The Terrifying Sebastian Stan Scene That Still Gives Us Nightmares

One of the more notable movies of 2022 is Mimi Cave's "Fresh," which first appears to be a light, sweet romantic comedy that takes an earnest look at the painful foibles of modern dating. In "Fresh," Daisy Edgar-Jones (from "Under the Banner of Heaven") plays Noa, a woman whose app-arranged dates are getting worse and worse. She's received far too many unsolicited nudes, and men insult her as being stuck-up when she rebuffs their clumsy sexual come-ons. On the cusp of giving up on dating altogether, Noa unepxectedly hits it off with the handsome and charming Steve (Sebastian Stan) in a grocery store. Their rapport is good, he is apologetic when he accidentally says or does something wrong, and their sexual chemistry is spot-on. 

While it seems like a big step to take in the early days of a relationship, Noa agrees to go on a weekend road trip with Steve, away from humanity, just the two of them. Everything seems to be working out for the best. 

Until Noa awakens on a mattress on the floor with her wrists chained. For a moment, it seems like a playful joke, but Steve makes it as clear as possible that he has no intention of letting her go. Steve explains that he is, in fact, an entrepreneur who prepares special meal delivery boxes for the ultra-wealthy. They contain the finest cuts of meat. Human meat. Human meat sliced off of still-living women that Steve has seduced. The idea is that Steve will slowly butcher Noa, keeping her alive for as long as he can in order to provide the freshest meat possible for his clients. 

Hello, "Fresh."

Hustle culture

Steve — which he will eventually reveal is not his real name — delivers the revelation to Noa in a slow, matter-of-fact, almost apologetic way. Steve does not become a gnashing, villainous monster, but a weirdly caring captor, explaining that Noa's scenario is indeed quite unfortunate. His warmth, of course, makes the monstrousness of his actions all the more horrifying. Shortly after leaving Noa in her cell, Steve moves into the kitchen of the remote estate where he keeps his prisoners and prepares them for shipping. Steve removes a human leg from a fridge and, with the panache of a celebrity chef on The Food Network, ably begins chopping and slicing it into vacuum-sealed plastic pouches for delivery.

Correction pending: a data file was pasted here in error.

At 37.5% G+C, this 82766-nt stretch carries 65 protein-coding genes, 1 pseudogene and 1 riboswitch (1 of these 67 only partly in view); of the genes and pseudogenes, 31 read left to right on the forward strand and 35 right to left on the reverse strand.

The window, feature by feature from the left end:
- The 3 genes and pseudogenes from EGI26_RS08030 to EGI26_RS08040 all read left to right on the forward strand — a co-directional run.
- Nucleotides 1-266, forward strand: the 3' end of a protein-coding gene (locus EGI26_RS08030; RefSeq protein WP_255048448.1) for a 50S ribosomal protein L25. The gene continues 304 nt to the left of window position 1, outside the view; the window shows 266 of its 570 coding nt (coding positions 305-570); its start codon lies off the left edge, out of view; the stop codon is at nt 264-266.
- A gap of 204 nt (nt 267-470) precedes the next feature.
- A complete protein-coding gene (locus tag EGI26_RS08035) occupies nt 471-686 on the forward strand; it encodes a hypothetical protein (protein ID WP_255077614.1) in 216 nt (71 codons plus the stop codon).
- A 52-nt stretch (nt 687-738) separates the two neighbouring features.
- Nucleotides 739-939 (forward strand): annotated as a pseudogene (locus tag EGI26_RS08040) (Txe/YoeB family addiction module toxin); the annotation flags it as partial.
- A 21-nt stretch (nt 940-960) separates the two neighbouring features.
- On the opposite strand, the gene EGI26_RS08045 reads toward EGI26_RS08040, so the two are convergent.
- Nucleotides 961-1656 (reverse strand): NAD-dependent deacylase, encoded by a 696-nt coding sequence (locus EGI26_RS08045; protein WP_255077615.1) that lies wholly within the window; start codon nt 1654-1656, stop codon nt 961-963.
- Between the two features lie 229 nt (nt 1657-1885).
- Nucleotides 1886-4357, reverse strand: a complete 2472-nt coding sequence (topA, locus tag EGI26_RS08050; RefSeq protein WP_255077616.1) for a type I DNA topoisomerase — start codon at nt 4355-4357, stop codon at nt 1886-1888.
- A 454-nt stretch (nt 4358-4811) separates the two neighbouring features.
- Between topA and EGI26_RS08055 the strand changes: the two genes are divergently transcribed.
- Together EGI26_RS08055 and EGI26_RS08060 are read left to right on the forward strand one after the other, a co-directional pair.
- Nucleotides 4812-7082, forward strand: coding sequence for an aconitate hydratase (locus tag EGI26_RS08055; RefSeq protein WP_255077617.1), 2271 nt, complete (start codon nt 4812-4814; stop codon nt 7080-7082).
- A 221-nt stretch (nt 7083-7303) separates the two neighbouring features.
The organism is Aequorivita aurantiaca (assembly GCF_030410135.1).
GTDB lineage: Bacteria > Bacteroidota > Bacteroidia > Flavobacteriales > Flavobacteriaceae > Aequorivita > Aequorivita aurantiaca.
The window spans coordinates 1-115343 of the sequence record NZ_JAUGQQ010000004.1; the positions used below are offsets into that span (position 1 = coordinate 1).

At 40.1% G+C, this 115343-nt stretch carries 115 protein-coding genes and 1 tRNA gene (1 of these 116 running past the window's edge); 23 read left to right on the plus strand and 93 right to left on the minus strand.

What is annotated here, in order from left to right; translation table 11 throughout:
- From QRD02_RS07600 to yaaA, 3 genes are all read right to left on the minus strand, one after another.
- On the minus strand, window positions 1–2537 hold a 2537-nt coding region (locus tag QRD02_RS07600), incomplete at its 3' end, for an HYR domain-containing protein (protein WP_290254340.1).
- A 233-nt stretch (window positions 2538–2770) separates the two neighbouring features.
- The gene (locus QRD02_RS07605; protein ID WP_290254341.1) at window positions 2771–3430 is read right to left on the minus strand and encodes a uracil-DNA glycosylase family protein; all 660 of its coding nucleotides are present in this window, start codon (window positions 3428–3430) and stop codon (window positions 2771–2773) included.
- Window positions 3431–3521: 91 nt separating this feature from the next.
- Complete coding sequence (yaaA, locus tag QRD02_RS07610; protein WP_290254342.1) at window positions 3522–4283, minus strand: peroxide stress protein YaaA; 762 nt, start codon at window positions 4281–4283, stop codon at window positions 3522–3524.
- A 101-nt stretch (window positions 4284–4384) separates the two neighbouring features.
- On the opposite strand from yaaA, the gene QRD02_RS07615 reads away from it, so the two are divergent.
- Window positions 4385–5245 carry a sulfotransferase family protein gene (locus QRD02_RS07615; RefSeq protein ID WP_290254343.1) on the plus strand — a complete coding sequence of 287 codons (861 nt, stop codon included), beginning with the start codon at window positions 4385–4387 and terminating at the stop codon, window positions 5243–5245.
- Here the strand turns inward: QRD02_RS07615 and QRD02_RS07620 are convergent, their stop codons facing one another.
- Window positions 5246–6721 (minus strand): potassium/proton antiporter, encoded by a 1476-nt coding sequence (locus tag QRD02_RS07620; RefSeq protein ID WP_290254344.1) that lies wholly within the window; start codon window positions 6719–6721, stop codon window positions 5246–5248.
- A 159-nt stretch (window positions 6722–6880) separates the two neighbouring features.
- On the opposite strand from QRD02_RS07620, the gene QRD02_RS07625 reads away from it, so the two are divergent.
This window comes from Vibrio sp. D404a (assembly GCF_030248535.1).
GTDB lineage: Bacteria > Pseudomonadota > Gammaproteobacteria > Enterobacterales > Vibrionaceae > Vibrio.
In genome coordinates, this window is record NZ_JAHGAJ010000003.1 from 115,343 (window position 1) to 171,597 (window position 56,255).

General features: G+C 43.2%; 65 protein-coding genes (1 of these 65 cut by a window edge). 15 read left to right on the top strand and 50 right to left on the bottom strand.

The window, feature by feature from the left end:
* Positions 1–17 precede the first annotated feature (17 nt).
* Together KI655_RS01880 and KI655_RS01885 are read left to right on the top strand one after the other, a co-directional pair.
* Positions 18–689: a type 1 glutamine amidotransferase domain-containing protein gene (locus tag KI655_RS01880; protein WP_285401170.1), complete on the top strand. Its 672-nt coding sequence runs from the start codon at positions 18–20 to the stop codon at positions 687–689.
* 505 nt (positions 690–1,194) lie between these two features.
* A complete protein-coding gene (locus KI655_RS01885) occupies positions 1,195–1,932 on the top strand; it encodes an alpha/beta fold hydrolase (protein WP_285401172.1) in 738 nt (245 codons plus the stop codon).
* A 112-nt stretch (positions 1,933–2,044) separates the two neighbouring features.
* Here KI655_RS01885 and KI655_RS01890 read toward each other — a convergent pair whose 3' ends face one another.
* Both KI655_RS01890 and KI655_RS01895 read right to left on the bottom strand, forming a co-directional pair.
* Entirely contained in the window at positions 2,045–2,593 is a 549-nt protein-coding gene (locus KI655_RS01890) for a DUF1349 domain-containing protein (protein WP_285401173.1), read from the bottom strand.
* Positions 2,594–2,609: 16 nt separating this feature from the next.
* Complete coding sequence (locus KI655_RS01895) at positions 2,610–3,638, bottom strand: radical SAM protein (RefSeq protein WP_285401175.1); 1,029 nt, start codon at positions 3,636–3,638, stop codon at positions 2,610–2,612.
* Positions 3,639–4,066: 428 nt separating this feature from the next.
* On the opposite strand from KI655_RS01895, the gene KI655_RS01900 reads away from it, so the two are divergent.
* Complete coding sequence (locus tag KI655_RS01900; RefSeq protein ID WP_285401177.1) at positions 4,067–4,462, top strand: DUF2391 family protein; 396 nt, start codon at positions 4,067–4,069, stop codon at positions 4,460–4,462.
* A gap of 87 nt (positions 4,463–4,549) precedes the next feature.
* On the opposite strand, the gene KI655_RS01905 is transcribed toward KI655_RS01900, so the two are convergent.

The butchering of human meat is ghastly enough, but it's Sebastian Stan's casual glee that gives the scene its edge. This is not a desperate hillbilly ghoul from "The Texas Chain Saw Massacre," nor is it a cool and calculated Hannibal Lecter casually slicing up brains. This is an enthused craftsperson who has trained themselves to be as good a butcher as possible, takes pleasure in their work, and has managed to make some money from it. Steve is no different from someone who sells their own handmade jewelry on Etsy, or a local vendor who charges clients hundreds of dollars for hand-crafted vegan-leather shoes. Steve is a Millennial hustle-minded self-starter who turned their hobby into a business. 

The only difference is that his hobby is cannibalism.

The horrible charms of Sebastian Stan

Sebastian Stan is a handsome and charming actor, likely most popular for playing the role of Bucky Barnes, aka The Winter Soldier, opposite Captain America. Despite his dazzling eyes and flip, attractive demeanor, Stan is an expert at playing characters who invite an element of wariness. He's the perfect date ... that you don't want to be left alone with. Immediately prior to "Fresh," Stan appeared in a romantic film called "Monday," directed by Argyris Papadimitropoulos. In that film, he and a young woman (Denise Gough) try to extend a vacation fling into a real relationship back home, to largely emotionally disastrous results. Stan's character is immature and inattentive. 

In "Fresh," Stan is certainly more attentive, but not in the ways you might want, and Noa learns very quickly the chilling danger of Sebastian Stan's charms. 

"Fresh" eventually reveals further secrets about Steve — like his real name, for starters — and provide Noa with an opportunity to escape ... or to see what all the fuss is about when it comes to eating human meat. It seems Steve has struck upon a weird fact posited by many films about cannibalism: That human beings are just delicious. Provided they're cooked and prepared correctly. And say what you will about the ghoulishness of the meat's source, some of those dishes look downright delectable.